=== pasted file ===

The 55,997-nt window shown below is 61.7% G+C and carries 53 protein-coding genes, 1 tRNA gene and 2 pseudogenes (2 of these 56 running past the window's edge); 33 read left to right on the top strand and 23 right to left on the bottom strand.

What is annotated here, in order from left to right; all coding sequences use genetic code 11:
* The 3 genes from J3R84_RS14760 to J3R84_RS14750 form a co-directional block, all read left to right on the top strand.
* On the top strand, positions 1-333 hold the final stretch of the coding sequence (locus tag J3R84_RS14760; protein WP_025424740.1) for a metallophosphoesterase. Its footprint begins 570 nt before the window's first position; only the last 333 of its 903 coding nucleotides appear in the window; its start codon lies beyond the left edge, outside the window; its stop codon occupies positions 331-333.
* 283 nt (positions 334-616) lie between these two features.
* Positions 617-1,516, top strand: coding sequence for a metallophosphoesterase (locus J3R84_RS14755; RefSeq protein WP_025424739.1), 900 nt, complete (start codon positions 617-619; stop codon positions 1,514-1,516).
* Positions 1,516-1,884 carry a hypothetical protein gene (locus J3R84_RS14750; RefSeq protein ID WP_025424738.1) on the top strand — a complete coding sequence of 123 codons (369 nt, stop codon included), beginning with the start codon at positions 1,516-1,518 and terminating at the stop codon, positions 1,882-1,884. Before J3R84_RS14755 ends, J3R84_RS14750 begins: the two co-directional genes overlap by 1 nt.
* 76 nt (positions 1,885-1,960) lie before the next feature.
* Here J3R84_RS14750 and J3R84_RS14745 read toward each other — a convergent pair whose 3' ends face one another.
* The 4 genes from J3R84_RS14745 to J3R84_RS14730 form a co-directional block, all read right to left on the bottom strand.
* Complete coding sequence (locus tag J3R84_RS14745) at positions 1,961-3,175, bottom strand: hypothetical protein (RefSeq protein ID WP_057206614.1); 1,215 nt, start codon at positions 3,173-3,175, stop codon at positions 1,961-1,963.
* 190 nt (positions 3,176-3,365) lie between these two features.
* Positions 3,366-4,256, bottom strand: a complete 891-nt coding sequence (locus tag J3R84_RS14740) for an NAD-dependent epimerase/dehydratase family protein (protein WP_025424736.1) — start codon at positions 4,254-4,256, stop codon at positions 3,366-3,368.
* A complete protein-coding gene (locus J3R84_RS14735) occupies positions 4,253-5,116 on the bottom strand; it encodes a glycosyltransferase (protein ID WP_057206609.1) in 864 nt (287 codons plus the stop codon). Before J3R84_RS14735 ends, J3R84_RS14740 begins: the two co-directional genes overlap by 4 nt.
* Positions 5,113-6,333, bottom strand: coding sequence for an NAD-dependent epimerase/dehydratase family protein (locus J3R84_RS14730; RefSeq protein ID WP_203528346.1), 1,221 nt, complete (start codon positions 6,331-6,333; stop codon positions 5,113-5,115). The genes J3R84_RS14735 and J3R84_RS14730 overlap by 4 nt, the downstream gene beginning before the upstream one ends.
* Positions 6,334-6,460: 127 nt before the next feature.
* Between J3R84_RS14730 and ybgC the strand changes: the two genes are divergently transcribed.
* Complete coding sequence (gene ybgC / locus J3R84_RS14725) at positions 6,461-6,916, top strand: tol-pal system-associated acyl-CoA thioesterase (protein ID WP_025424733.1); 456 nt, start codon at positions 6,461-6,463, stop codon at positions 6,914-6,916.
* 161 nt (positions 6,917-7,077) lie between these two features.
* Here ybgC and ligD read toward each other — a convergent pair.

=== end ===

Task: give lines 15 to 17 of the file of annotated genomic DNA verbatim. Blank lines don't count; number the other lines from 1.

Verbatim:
* Positions 5,113-6,333, bottom strand: coding sequence for an NAD-dependent epimerase/dehydratase family protein (locus J3R84_RS14730; RefSeq protein ID WP_203528346.1), 1,221 nt, complete (start codon positions 6,331-6,333; stop codon positions 5,113-5,115). The genes J3R84_RS14735 and J3R84_RS14730 overlap by 4 nt, the downstream gene beginning before the upstream one ends.
* Positions 6,334-6,460: 127 nt before the next feature.
* Between J3R84_RS14730 and ybgC the strand changes: the two genes are divergently transcribed.